Coral Snake Facts: Learn about the Coral Snake’s Behavior, Diet, & More

The Coral Snake

Eastern Coral Snake

"Red on yellow, kill a fellow" and " red on black, friend of Jack" are a couple of folk rhymes to distinguish between the venomous coral snake (in North America) and similar non-venomous snakes. Below are more fun facts about coral snakes.

Description

The average length of a coral snake is 20-30 inches. Their colors are brilliant, consisting of large red and black bands and small yellow bands. The size of their head is small, making it difficult for someone to grab them from behind, and the size of their fangs are small, making it more difficult (compared to snakes with large fangs) to deliver venom in its victim (especially through thick leather clothing).

Behavior

Coral snakes are most active at night and usually stay hidden during the day hours. In general, coral snakes are not aggressive. If confronted by humans, they normally flee.

Coral snake bites in the U.S. are minimal and most occur from unintentional actions, such as accidentally grabbing them (for example, while gardening) or stepping on them.

If bitten, pain associated with the bite is usually mild. However, their venom is highly toxic and can paralyze the respiratory system within hours.

According to National Geographic, no deaths from coral snake bites have been reported in the U.S. since an antivenin was released in 1967.

Habitat

Coral Snake Facts (distribution)

Coral snakes live in a variety of habitats, including palmetto and scrub areas, wooded areas, and swamps. Often, they will venture into residential areas.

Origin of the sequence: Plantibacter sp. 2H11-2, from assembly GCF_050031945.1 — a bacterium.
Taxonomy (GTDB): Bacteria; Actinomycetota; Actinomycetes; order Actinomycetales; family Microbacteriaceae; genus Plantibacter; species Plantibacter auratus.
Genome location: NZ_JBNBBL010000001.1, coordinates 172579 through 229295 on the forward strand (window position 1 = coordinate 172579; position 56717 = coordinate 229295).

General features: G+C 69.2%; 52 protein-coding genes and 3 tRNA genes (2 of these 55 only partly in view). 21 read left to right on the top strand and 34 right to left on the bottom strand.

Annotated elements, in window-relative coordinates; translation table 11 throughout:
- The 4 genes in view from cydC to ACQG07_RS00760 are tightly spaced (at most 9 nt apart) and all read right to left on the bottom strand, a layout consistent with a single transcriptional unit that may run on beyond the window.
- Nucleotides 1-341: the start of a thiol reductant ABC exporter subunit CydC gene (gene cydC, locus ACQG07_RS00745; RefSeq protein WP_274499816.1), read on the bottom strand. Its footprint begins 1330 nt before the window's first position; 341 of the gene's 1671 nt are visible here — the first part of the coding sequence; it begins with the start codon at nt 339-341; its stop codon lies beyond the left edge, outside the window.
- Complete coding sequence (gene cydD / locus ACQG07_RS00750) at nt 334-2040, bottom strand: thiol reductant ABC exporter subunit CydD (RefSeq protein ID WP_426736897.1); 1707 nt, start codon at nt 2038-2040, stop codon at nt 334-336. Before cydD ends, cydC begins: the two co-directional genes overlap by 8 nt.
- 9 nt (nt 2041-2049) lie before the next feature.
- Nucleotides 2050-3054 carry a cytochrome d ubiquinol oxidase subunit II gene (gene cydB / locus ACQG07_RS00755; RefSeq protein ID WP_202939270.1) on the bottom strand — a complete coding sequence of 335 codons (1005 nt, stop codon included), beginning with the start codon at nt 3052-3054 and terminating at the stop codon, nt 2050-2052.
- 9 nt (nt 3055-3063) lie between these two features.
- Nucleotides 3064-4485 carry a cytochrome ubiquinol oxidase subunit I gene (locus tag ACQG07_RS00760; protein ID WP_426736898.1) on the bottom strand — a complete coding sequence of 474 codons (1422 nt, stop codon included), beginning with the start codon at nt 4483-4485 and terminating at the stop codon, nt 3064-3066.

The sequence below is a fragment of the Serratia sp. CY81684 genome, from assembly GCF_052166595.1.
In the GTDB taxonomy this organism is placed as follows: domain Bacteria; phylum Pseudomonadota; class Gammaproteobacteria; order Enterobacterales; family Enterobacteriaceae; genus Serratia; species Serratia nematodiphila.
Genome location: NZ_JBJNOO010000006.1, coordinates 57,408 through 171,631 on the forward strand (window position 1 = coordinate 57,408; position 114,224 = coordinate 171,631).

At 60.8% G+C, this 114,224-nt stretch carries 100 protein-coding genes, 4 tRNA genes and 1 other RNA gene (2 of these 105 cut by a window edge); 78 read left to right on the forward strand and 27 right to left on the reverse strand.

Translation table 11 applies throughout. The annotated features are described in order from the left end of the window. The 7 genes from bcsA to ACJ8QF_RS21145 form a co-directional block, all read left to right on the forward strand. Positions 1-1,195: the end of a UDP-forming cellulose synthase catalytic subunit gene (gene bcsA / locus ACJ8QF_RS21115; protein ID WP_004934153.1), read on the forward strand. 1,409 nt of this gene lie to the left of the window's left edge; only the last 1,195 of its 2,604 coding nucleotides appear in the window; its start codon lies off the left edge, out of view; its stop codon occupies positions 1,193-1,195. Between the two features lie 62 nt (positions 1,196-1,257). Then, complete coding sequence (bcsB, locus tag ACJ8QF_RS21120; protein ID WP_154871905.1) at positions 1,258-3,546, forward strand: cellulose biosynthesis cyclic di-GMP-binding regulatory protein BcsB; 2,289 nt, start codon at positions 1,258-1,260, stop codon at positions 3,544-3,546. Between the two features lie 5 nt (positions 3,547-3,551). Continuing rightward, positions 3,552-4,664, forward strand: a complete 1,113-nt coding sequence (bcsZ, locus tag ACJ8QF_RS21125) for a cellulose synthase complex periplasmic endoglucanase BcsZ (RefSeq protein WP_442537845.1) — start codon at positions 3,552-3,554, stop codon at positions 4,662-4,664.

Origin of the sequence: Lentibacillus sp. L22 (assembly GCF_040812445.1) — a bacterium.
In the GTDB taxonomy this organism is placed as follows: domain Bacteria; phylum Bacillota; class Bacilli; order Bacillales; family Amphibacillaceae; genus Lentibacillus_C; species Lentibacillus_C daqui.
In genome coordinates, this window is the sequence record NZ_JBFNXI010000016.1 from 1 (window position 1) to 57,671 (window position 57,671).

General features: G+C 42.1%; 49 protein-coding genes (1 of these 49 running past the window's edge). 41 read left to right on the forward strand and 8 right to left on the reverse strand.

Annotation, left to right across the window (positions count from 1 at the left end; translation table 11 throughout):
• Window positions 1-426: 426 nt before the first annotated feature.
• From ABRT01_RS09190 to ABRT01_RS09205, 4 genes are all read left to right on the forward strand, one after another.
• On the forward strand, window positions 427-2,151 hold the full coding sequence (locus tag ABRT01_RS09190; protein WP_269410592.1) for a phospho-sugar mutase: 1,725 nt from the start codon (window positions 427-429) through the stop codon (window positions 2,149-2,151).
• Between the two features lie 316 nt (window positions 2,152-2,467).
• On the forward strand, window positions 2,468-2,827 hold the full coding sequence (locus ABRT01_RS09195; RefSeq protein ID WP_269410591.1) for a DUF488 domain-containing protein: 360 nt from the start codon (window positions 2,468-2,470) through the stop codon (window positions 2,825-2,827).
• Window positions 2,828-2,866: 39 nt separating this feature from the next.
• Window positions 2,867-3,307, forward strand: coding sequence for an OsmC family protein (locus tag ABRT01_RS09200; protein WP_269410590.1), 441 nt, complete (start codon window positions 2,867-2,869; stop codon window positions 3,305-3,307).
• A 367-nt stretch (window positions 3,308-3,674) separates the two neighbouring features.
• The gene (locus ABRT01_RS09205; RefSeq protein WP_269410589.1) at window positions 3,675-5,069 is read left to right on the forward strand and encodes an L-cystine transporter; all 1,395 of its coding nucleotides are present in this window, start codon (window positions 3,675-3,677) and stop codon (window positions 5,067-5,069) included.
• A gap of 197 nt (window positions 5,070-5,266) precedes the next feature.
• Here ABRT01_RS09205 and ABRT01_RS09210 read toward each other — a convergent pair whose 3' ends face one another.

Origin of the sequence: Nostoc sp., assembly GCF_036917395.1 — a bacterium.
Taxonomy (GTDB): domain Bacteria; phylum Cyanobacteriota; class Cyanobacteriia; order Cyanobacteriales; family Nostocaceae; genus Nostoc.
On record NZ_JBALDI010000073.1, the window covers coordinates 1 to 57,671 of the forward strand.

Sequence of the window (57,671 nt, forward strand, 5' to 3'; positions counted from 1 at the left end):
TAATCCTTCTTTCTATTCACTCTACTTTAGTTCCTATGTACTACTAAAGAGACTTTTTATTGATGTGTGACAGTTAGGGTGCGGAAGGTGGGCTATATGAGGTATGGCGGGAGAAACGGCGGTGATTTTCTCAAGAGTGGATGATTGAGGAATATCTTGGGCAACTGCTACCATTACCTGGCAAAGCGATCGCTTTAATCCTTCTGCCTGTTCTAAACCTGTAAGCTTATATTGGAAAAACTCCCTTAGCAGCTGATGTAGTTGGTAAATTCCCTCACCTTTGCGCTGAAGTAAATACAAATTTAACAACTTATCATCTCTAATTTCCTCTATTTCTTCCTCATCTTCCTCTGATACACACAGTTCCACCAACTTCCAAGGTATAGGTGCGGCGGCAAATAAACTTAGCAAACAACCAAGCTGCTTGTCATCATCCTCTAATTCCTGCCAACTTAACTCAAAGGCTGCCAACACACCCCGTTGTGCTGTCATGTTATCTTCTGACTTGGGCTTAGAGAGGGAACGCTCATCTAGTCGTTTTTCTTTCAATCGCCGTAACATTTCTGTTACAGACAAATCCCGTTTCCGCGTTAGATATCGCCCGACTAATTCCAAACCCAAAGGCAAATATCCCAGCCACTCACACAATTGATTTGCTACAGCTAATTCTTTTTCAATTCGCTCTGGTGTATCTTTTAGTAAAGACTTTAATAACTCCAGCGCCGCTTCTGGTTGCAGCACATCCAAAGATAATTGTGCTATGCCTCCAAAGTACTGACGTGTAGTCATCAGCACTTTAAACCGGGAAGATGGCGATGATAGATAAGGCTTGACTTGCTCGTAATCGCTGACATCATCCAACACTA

Coral snakes spend most of their time underground in places like holes dug by other animals. They can also be found in hidden places such as underneath rotting leaves or in tree stumps.

Distribution Map: Brown-Arizona coral snake, Green-Texas coral snake, Blue-Eastern coral snake

Diet

Coral snakes are ophiophagous, meaning they hunt and eat snakes (including other coral snakes). They also feed on insects, lizards, mice, frogs, and small birds. After they paralyze their prey, they swallow them whole.

Reproduction

In North America, the coral snake is the only venomous snake to lay eggs.

The female lays 3-5 eggs in the summer and in 2-3 months the eggs will hatch. After birth, baby snakes are about 7 inches in length, have the same color pattern as the adult, and are fully venomous.

More Information

The following are more interesting facts about the coral snake:

• The coral snake is a member of the cobra family.

• The fangs in coral snakes (and cobras) can not be moved up against the roof of their mouth when not in use like other venomous snakes.

• The average life span of the coral snake in the wild is unknown. In captivity, they can live up to 7 years.

Photo Credit

Eastern Coral Snake image courtesy of https://en.wikipedia.org/wiki/File:Coral_009.jpg

Distribution image courtesy of https://en.wikipedia.org/wiki/File:USA_Coral_Snake_Range.png (in the public domain)